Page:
[0032] Each pipeline may be configured to process more than one tessellation instance (e.g. from more than one patch) at a time, which may allow the pipelines to avoid becoming idle, or at least reduce the time for which the pipelines are idle.

    [0033] In an example, the geometry data associated with a tessellation instance is formed by separating the patch into separate batches of output geometry data to be processed that will each produce a maximum number of vertices, which can be determined based on the identified tessellation factors. A next tessellation instance is determined from data generated by processing a current patch. As stipulated by APIs, the geometry data resulting from each patch is to be output from the tessellation system 200 in the order that the patch input data is received. Therefore, control logic coupled to each of the tessellation pipelines may be used to ensure that the order of the primitives/vertices is maintained when the processed primitives/vertices are emitted or read from the tessellation system's memory 240. For example, the tessellation system may communicate with subsequent pipeline stages to indicate the availability of processed primitives/vertices by sending signals, setting flags, or incrementing counters, and a subsequent stage may receive the signal, or test a flag or counter, to determine when processed primitives/vertices associated with a particular tessellation instance may be read from the memory.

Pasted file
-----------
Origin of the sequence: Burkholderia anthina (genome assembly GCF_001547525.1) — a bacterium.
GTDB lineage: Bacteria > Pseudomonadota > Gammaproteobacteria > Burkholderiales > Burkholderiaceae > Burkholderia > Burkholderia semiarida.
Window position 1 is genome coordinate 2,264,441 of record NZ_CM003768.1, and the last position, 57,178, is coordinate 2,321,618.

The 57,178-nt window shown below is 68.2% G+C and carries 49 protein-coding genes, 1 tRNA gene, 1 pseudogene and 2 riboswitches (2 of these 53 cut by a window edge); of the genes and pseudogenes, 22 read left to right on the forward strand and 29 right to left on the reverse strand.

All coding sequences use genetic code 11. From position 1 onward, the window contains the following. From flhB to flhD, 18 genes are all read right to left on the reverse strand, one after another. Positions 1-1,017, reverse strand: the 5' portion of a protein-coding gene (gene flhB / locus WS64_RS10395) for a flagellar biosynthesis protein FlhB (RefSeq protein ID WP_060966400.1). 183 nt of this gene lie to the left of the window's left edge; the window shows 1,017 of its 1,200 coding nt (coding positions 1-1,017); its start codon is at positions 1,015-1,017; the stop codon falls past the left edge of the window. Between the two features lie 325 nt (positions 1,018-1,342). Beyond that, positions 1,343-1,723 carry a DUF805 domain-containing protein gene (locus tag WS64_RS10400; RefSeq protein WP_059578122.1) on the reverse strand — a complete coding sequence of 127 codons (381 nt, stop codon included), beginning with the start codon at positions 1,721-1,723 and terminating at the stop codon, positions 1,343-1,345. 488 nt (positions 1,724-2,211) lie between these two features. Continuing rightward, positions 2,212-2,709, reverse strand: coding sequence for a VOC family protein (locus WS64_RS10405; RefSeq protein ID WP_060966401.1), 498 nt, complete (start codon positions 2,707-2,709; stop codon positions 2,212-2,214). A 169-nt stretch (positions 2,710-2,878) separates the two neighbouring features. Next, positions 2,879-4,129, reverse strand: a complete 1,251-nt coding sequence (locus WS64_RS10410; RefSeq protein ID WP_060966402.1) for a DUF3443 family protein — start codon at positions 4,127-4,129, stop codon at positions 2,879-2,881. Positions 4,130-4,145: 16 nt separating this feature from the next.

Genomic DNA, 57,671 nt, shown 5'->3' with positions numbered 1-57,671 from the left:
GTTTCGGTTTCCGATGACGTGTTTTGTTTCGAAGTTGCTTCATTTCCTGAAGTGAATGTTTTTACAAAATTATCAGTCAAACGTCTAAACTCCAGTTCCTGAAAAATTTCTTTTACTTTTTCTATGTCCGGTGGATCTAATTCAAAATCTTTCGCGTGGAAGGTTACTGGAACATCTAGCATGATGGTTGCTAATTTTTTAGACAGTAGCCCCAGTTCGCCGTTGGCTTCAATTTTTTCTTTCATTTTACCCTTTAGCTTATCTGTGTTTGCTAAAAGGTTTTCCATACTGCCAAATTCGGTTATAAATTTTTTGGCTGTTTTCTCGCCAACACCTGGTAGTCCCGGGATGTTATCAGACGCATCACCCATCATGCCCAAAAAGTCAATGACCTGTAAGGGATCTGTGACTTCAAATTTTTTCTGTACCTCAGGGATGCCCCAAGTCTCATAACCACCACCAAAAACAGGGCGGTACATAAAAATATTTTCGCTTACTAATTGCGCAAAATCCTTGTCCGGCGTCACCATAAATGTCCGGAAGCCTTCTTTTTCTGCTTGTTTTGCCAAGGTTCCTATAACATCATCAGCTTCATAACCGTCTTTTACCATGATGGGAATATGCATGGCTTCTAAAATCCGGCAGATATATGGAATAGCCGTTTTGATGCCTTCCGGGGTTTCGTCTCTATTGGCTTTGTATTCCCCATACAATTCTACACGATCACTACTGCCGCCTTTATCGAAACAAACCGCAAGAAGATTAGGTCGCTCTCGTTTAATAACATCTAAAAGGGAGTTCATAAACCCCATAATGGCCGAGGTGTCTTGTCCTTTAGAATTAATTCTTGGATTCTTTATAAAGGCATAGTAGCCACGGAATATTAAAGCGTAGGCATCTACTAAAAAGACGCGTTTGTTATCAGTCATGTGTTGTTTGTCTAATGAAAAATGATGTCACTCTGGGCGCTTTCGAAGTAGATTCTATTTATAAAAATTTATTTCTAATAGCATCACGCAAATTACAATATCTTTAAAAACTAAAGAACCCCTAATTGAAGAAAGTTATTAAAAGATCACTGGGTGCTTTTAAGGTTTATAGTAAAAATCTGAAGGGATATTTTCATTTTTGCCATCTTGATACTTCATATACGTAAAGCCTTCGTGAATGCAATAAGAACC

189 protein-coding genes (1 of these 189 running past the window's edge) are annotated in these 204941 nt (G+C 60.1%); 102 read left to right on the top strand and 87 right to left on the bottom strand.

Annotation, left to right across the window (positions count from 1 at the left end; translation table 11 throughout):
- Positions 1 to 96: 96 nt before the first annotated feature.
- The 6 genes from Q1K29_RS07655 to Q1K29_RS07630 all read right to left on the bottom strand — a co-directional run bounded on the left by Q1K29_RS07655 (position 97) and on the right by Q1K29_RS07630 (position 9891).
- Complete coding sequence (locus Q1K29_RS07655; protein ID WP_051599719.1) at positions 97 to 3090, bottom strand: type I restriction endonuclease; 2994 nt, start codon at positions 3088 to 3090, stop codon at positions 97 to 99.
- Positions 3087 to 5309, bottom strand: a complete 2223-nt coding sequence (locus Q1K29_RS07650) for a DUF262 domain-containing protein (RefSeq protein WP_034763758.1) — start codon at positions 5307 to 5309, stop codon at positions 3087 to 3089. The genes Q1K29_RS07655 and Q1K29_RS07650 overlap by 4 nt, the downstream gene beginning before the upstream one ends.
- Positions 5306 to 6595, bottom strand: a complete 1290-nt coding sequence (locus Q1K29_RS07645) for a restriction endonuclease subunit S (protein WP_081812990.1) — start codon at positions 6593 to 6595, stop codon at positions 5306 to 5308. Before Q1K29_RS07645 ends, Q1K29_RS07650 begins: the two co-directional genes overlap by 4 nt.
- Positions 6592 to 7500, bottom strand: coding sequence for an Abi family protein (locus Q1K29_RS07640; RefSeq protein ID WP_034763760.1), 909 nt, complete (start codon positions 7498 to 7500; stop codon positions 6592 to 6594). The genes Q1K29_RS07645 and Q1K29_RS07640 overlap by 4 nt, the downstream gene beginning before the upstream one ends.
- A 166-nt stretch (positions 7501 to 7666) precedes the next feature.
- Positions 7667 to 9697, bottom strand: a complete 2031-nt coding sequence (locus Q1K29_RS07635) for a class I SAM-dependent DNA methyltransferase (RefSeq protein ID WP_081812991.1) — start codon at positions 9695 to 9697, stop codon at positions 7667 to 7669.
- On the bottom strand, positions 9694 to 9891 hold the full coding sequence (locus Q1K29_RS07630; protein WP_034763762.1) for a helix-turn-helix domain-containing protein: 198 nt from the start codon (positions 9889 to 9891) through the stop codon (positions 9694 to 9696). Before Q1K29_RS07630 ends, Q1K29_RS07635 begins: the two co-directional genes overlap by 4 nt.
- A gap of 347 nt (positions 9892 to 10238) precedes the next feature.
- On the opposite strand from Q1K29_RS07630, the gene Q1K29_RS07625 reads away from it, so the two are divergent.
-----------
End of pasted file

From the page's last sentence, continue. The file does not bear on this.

[0034] A tessellation instance may be associated with a predetermined maximum number of vertices, L. Given a patch to be processed, it can be determined how many tessellation instances will need to be used. Based on the tessellation factors identified for the patch, it is determined how many vertices will be generated during tessellation, given by Nverts. From a determination of Nverts, it is possible to calculate the number of tessellation instances that need to be generated - namely J =